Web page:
The Freight Project Show 2015
Monday, August 31 at 7 pm
$15 suggested donation
This year's Freight Participants hold a showing of work developed over their residency at Hubbard Hall Projects.
Showings include work by:
ANNE CECELIA HANLEY
DIRECTOR/ BLUEGRASS MUSICIAN
In collaboration with writer Adam R. Burnett of Buran Theatre, Anne will begin building a large-scale performance project based in the riotous and lonesome mythology surrounding the development and popularization of old-time, bluegrass, and folk music in the United States. Structured as an impressionistic weaving of music, images, and retellings, the project will ease away from a linear narrative, and instead employ live music, drag, sculpture, and paint to create a wild, irreverent, multi-disciplinary cultural collage, rooted in and responding to the traditional music of rural American communities.
Dash is exploring the idea of “real” art vs. “staged” art. Just as a Japanese rock garden is a recreated natural landscape designed to inspire self-awareness through contact with nature, Lane will find ways to interact with the sculptures made by Mark Mennin in a natural location and then transfer that action to the studio for further analysis. The dancers will be photographed and videoed in the natural environment and that media will be integrated into the staged choreography.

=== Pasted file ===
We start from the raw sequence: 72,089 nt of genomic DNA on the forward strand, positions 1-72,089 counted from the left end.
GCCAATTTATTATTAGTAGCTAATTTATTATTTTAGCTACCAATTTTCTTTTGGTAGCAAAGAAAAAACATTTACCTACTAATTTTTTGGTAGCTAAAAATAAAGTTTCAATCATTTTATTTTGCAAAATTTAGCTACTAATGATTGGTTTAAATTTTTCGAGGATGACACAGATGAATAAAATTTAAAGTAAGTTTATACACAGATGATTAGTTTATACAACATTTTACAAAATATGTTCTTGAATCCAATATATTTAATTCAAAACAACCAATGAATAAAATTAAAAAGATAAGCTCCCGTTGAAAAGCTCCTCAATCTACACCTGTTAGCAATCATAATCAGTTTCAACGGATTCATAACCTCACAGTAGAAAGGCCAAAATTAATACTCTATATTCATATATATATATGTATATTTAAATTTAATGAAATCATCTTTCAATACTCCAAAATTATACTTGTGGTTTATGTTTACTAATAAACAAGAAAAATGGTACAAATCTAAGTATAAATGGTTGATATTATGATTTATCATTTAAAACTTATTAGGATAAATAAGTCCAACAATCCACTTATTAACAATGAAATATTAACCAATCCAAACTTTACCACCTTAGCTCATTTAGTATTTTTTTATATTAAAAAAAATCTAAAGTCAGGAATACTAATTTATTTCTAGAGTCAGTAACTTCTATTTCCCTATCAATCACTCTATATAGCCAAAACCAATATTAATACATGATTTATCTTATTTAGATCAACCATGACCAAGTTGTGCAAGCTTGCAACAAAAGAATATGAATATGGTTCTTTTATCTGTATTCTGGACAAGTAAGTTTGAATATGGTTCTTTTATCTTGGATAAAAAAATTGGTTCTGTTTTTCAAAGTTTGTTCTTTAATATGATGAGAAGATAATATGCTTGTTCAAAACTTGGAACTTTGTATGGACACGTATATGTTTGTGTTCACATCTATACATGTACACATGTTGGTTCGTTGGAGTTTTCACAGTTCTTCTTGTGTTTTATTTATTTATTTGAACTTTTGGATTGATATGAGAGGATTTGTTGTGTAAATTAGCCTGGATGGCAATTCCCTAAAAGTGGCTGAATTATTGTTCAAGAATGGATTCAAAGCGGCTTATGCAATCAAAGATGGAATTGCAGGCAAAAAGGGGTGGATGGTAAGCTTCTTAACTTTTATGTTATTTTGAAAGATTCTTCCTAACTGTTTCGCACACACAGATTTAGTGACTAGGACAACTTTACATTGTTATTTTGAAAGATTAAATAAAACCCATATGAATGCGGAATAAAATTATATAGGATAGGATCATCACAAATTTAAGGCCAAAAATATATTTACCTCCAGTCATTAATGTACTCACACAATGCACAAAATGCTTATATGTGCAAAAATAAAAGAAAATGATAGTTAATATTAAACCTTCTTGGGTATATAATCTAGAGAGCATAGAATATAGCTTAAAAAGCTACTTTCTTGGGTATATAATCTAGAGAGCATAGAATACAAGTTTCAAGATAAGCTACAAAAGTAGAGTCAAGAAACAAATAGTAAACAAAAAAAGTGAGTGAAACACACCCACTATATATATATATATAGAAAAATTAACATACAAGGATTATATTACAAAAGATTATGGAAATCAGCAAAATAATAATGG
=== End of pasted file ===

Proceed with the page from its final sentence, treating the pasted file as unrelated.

MEGAN CATTAU AND CRAIG WHITEHORSE
AERIAL DANCE/ PUPPETRY
Flight Collaborative will be working on a narrative about the individual and joint journeys of two connected people through the integration of circus and theater arts with shadow puppetry. In their existing work, they focus on the emotional, often telling a story about human connection that is abstract in nature. They value being responsive to each other and the audience in their pieces, hoping to keep these elements of their work intact while moving forward with incorporating the aesthetics of the theater and puppetry in a way that feels honest and intimate.
JON LEVIN, JOSH LUXENBERG, JOSH GEIB
A HUNGER ARTIST
Using toy theater, a deceptively normal-looking trunk and direct audience address, Sinking Ship Productions presents a solo adaptation of the classic story, “A Hunger Artist” by Franz Kafka. The haggard Impresario, dragging a worn-out steamer trunk onto the stage, invites the audience back to the time of the Hunger Artist. Using a record player and toy theater, he re-creates in miniature the spectacle and fanfare surrounding the aloof “artist,” whose “act consisted of publicly fasting for long periods of time. Once world famous, he becomes increasingly marginalized by society until finally he is completely forgotten.